DCSIMG

Ambassador Rice’s Explanation of the Resolution 2042 Vote at UN Security Council regarding Syria

U.S. Mission to the United Nations, New York, New York



AS DELIVERED

After more than a year of brutal violence inflicted by the Government of Syria on its own people, after close to 10,000 deaths, after driving almost 45,000 Syrians out of their country and many more out of their homes, and after the grotesque destruction by Syria’s own armed forces of Syrian towns and neighborhoods, the Syrian government has claimed it is finally ready to step back from its murderous policies. Today, with this resolution, the Security Council has indicated it will judge the Syrian regime by its actions, not its words. The Council has authorized an advance group of monitors to verify the Syrian government’s compliance. In doing so, the Council has taken a step towards fulfilling its own responsibilities. And it’s about time.

On Thursday, the Joint Special Envoy of the United Nations and the League of Arab States, Kofi Annan, reported that a “fragile calm appears to be prevailing” in Syria. We all hope it will continue to prevail. But we are under no illusions. Two days of diminished violence after a year of murderous rampage hardly proves that the regime is serious about honoring its commitments. Just today, Syrian forces resumed their brutal shelling of Homs, and shot innocent mourners at a funeral in Aleppo. This resumed violence casts serious doubts yet again on the regime’s commitment to a cessation of violence. Despite this aggression, the Syrian opposition has largely refrained from responding and has honorably sought to extend the fragile calm. The regime’s tanks, heavy weapons, and troops maintain their choke hold on population centers, ready to resume attacks at any time. Towns and large areas remain cut off, and the Asad regime maintains snipers and roadblocks throughout Syria. Reports continue to come in that protesters have been killed and arrested, and thousands of activists remain detained. The Syrian government must meet all of its commitments, not the bare minimum. And it must do so now.

The suffering of the Syrian people has gone on far too long. For many months they protested peacefully, only to be met with violent retribution from their own government. When some protesters finally dared to respond in self-defense, the retribution got immeasurably worse. The Arab League proposed a way forward to end the violence and meet the aspirations of the Syrian people. The regime of Bashar Asad responded with broken promises, only to be followed by intensified violence. In the final days before April 12th, we saw an outrageous escalation of violence by the Asad regime, including the stepped up use of heavy artillery on civilian areas and Syrian forces firing across borders into Turkey and Lebanon.

This horrific cycle has lasted way too long. The Syrian people must be allowed to exercise their rights and freedoms peacefully, without fear of attack, detention, torture, or death. We commend the opposition for the restraint it has shown in observing the ceasefire, after the brutality it has endured. And we demand that the Syrian government at last honor its commitments. Those commitments are plain to everyone. Both this Council and the League of Arab States have fully endorsed Mr. Annan’s Six Point Plan. As Secretary Clinton noted, the plan is not a menu of options. It’s a comprehensive set of obligations that requires visible and verifiable actions by the Government of Syria.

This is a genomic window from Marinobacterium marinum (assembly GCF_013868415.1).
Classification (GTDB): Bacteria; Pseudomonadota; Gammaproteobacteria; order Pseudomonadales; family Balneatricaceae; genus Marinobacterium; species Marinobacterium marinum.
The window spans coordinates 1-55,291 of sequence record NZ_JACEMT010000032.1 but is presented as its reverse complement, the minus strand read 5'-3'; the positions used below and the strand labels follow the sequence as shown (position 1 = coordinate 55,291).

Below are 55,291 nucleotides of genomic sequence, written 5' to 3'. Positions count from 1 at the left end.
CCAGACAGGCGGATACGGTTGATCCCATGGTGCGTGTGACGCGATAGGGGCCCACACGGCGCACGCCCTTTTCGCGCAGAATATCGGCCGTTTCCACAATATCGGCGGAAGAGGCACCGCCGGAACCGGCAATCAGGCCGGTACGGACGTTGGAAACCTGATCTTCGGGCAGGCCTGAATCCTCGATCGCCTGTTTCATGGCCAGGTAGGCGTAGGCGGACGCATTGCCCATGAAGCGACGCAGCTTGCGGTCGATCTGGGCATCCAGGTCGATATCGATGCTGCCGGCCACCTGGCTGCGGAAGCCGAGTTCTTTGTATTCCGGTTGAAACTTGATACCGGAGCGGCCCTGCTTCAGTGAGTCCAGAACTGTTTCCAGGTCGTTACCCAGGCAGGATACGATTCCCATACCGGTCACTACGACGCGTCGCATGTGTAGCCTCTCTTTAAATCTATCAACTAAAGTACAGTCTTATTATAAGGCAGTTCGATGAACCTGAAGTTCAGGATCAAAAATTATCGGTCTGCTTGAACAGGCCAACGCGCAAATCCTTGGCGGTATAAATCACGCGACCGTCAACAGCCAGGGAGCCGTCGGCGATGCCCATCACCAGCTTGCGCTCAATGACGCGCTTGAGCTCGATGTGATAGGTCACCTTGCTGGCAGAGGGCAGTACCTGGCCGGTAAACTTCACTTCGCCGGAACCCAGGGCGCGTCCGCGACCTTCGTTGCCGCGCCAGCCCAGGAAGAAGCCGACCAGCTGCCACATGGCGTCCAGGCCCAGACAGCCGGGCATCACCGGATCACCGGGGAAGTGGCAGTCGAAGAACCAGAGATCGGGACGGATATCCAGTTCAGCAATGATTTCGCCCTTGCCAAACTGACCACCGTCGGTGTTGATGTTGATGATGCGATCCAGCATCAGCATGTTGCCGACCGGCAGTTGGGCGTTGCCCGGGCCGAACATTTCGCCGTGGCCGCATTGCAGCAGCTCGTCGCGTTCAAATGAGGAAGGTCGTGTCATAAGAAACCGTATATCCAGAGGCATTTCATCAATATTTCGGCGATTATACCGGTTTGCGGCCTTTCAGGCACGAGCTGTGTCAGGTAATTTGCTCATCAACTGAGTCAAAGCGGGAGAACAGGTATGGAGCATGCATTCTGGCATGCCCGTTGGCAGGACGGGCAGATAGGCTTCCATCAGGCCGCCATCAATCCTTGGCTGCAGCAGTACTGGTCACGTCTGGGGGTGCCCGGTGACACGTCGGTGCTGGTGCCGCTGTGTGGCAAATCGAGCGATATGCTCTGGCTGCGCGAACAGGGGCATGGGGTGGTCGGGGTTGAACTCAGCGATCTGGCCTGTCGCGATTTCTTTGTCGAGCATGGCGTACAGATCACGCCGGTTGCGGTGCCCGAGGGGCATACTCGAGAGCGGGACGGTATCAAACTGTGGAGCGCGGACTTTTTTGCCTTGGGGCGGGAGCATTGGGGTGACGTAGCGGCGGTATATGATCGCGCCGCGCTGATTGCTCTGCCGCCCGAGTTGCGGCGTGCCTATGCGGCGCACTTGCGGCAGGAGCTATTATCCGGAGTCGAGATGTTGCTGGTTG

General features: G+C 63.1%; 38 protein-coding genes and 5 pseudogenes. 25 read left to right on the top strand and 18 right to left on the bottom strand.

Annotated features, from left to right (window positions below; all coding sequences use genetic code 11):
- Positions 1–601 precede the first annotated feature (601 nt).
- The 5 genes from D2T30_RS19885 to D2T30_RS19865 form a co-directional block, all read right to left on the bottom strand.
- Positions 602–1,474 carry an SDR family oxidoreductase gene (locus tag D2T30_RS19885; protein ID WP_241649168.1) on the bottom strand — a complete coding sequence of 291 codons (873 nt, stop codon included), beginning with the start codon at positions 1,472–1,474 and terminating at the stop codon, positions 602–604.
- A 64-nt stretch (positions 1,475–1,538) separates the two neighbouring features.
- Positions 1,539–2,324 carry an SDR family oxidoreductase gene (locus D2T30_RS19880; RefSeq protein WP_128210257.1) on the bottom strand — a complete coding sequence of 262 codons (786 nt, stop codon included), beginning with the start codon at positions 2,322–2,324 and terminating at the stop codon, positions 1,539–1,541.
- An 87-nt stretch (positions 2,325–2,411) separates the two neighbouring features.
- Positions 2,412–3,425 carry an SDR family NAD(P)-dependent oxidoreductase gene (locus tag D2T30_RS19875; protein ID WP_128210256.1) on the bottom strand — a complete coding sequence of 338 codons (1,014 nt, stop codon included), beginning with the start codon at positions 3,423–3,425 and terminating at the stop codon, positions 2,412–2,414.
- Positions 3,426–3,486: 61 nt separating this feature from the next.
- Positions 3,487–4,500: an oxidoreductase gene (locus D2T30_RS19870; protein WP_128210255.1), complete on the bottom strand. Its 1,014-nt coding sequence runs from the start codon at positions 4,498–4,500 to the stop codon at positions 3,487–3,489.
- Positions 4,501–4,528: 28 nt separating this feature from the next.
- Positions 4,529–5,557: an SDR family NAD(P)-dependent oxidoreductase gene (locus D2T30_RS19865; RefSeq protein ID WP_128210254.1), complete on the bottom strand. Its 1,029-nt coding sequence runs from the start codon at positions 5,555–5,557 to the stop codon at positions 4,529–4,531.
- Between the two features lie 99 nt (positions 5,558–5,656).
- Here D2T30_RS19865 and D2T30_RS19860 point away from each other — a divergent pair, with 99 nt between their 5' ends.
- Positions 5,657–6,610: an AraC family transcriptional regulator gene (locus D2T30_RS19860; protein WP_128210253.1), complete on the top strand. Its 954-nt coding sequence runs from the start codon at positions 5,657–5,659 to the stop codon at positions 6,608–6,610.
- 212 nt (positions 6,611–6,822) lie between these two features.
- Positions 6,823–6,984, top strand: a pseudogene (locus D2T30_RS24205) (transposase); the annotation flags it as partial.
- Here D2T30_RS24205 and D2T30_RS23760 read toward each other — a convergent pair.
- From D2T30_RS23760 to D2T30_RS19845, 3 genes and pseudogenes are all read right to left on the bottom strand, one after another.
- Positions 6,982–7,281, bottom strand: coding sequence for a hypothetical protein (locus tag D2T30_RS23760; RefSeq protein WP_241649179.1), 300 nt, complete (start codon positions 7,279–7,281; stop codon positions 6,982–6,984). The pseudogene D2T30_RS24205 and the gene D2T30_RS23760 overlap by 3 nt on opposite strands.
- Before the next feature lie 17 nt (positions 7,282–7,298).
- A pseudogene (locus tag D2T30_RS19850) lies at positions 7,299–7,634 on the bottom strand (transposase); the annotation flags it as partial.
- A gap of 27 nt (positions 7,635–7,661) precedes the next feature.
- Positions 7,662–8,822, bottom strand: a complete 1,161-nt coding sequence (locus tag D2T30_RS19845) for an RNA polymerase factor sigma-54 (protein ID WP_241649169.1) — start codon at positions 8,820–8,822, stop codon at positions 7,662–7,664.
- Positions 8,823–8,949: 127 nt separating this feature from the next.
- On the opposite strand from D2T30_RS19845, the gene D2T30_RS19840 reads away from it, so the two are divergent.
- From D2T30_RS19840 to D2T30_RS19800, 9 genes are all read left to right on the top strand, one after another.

The resolution just adopted reaffirms the Council’s support for all elements of the Envoy’s plan, including an immediate end to violence, securing humanitarian access, and a Syrian-led political transition that meets the democratic aspirations of the Syrian people. The resolution stresses that the Syrian government must immediately fulfil its remaining obligations to bring about a full cessation of violence. It emphasizes the necessity of the Syrian government immediately withdrawing all its troops and heavy weapons from population centers and returning its soldiers and their equipment to their barracks. It authorizes the Secretary-General to send an initial team of up to 30 observers to verify that the Syrian government is doing what it is obliged to do, including ensuring that the full monitoring mission can do its job, unimpeded, with full freedom of movement, full access to people and institutions, and unobstructed communications. The resolution also expresses the Council’s intention to establish a larger observer mission once the Secretary General presents a blueprint and if it is clear that the cease-fire is holding and the government is cooperating.

We see this advance team’s deployment as an important test of the Syrian government’s intentions. If the government obstructs their work, it will raise serious concerns about moving forward with the establishment of the full mission. We await the Secretary General’s proposal for a full observation mission and express our willingness to work quickly with Council members to authorize such a mission, if indeed the Syrian government fulfils its commitments.

The United States expresses its appreciation again to Joint Special Envoy Kofi Annan for his dedicated work to try to stop the violence, respect the rights of the Syrian people, and begin a transition towards a stable and legitimate governance. The opportunity is there; the burden is now on the Syrian government to seize it.

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